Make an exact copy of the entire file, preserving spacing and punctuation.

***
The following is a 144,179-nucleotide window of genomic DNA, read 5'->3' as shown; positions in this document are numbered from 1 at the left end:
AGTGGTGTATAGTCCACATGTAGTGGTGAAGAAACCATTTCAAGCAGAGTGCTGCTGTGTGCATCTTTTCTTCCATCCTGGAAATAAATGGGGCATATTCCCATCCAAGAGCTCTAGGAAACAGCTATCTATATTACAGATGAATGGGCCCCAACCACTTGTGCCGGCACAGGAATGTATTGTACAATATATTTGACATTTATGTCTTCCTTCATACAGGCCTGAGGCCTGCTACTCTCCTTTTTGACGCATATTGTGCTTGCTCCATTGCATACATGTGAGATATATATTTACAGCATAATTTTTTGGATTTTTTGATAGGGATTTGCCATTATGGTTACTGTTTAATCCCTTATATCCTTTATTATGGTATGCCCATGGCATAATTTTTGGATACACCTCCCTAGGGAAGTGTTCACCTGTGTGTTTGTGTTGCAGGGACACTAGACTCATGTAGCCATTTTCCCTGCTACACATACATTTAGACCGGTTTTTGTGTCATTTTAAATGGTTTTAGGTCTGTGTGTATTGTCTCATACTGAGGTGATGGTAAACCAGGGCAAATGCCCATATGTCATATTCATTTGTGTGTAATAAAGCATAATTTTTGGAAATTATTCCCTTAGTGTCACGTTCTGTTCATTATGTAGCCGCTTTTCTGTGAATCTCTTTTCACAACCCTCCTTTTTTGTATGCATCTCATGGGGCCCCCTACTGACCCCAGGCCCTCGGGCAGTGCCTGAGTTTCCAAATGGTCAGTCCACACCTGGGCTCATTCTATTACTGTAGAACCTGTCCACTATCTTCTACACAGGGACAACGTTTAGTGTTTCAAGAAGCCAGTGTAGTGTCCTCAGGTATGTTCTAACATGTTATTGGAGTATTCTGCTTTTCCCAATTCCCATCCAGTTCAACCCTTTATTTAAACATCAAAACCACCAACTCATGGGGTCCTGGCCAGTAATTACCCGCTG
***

The following is a 144,179-nucleotide window of genomic DNA, read 5'->3' as shown; positions in this document are numbered from 1 at the left end:
AGTGGTGTATAGTCCACATGTAGTGGTGAAGAAACCATTTCAAGCAGAGTGCTGCTGTGTGCATCTTTTCTTCCATCCTGGAAATAAATGGGGCATATTCCCATCCAAGAGCTCTAGGAAACAGCTATCTATATTACAGATGAATGGGCCCCAACCACTTGTGCCGGCACAGGAATGTATTGTACAATATATTTGACATTTATGTCTTCCTTCATACAGGCCTGAGGCCTGCTACTCTCCTTTTTGACGCATATTGTGCTTGCTCCATTGCATACATGTGAGATATATATTTACAGCATAATTTTTTGGATTTTTTGATAGGGATTTGCCATTATGGTTACTGTTTAATCCCTTATATCCTTTATTATGGTATGCCCATGGCATAATTTTTGGATACACCTCCCTAGGGAAGTGTTCACCTGTGTGTTTGTGTTGCAGGGACACTAGACTCATGTAGCCATTTTCCCTGCTACACATACATTTAGACCGGTTTTTGTGTCATTTTAAATGGTTTTAGGTCTGTGTGTATTGTCTCATACTGAGGTGATGGTAAACCAGGGCAAATGCCCATATGTCATATTCATTTGTGTGTAATAAAGCATAATTTTTGGAAATTATTCCCTTAGTGTCACGTTCTGTTCATTATGTAGCCGCTTTTCTGTGAATCTCTTTTCACAACCCTCCTTTTTTGTATGCATCTCATGGGGCCCCCTACTGACCCCAGGCCCTCGGGCAGTGCCTGAGTTTCCAAATGGTCAGTCCACACCTGGGCTCATTCTATTACTGTAGAACCTGTCCACTATCTTCTACACAGGGACAACGTTTAGTGTTTCAAGAAGCCAGTGTAGTGTCCTCAGGTATGTTCTAACATGTTATTGGAGTATTCTGCTTTTCCCAATTCCCATCCAGTTCAACCCTTTATTTAAACATCAAAACCACCAACTCATGGGGTCCTGGCCAGTAATTACCCGCTG